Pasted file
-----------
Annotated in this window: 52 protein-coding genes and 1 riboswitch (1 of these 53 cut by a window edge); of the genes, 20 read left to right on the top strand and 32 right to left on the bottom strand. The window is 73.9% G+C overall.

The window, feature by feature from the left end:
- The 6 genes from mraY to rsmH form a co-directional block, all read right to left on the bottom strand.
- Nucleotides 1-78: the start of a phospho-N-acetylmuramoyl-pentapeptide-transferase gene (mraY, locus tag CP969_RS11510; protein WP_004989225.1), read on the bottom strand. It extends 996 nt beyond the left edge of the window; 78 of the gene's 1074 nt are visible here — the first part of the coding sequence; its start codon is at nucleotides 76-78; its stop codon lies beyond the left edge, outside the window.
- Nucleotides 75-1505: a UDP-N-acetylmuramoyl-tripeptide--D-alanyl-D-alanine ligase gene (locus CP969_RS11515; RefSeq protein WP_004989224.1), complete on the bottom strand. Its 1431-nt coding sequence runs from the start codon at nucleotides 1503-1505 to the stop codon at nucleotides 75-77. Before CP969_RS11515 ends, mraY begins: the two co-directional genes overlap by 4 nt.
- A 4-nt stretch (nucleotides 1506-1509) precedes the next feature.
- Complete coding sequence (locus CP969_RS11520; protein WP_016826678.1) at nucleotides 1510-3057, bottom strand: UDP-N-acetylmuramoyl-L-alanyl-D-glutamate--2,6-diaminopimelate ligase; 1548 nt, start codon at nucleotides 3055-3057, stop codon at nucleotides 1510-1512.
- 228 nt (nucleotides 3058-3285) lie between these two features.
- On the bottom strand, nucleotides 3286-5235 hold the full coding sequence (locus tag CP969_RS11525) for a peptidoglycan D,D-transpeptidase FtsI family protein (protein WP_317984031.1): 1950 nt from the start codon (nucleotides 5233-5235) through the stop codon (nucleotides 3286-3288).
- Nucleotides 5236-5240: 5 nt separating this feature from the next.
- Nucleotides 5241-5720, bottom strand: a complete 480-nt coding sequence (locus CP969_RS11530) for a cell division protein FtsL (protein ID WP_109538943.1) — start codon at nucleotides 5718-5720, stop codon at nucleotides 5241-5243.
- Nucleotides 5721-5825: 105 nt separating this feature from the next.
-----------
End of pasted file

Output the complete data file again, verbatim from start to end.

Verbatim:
Annotated in this window: 52 protein-coding genes and 1 riboswitch (1 of these 53 cut by a window edge); of the genes, 20 read left to right on the top strand and 32 right to left on the bottom strand. The window is 73.9% G+C overall.

The window, feature by feature from the left end:
- The 6 genes from mraY to rsmH form a co-directional block, all read right to left on the bottom strand.
- Nucleotides 1-78: the start of a phospho-N-acetylmuramoyl-pentapeptide-transferase gene (mraY, locus tag CP969_RS11510; protein WP_004989225.1), read on the bottom strand. It extends 996 nt beyond the left edge of the window; 78 of the gene's 1074 nt are visible here — the first part of the coding sequence; its start codon is at nucleotides 76-78; its stop codon lies beyond the left edge, outside the window.
- Nucleotides 75-1505: a UDP-N-acetylmuramoyl-tripeptide--D-alanyl-D-alanine ligase gene (locus CP969_RS11515; RefSeq protein WP_004989224.1), complete on the bottom strand. Its 1431-nt coding sequence runs from the start codon at nucleotides 1503-1505 to the stop codon at nucleotides 75-77. Before CP969_RS11515 ends, mraY begins: the two co-directional genes overlap by 4 nt.
- A 4-nt stretch (nucleotides 1506-1509) precedes the next feature.
- Complete coding sequence (locus CP969_RS11520; protein WP_016826678.1) at nucleotides 1510-3057, bottom strand: UDP-N-acetylmuramoyl-L-alanyl-D-glutamate--2,6-diaminopimelate ligase; 1548 nt, start codon at nucleotides 3055-3057, stop codon at nucleotides 1510-1512.
- 228 nt (nucleotides 3058-3285) lie between these two features.
- On the bottom strand, nucleotides 3286-5235 hold the full coding sequence (locus tag CP969_RS11525) for a peptidoglycan D,D-transpeptidase FtsI family protein (protein WP_317984031.1): 1950 nt from the start codon (nucleotides 5233-5235) through the stop codon (nucleotides 3286-3288).
- Nucleotides 5236-5240: 5 nt separating this feature from the next.
- Nucleotides 5241-5720, bottom strand: a complete 480-nt coding sequence (locus CP969_RS11530) for a cell division protein FtsL (protein ID WP_109538943.1) — start codon at nucleotides 5718-5720, stop codon at nucleotides 5241-5243.
- Nucleotides 5721-5825: 105 nt separating this feature from the next.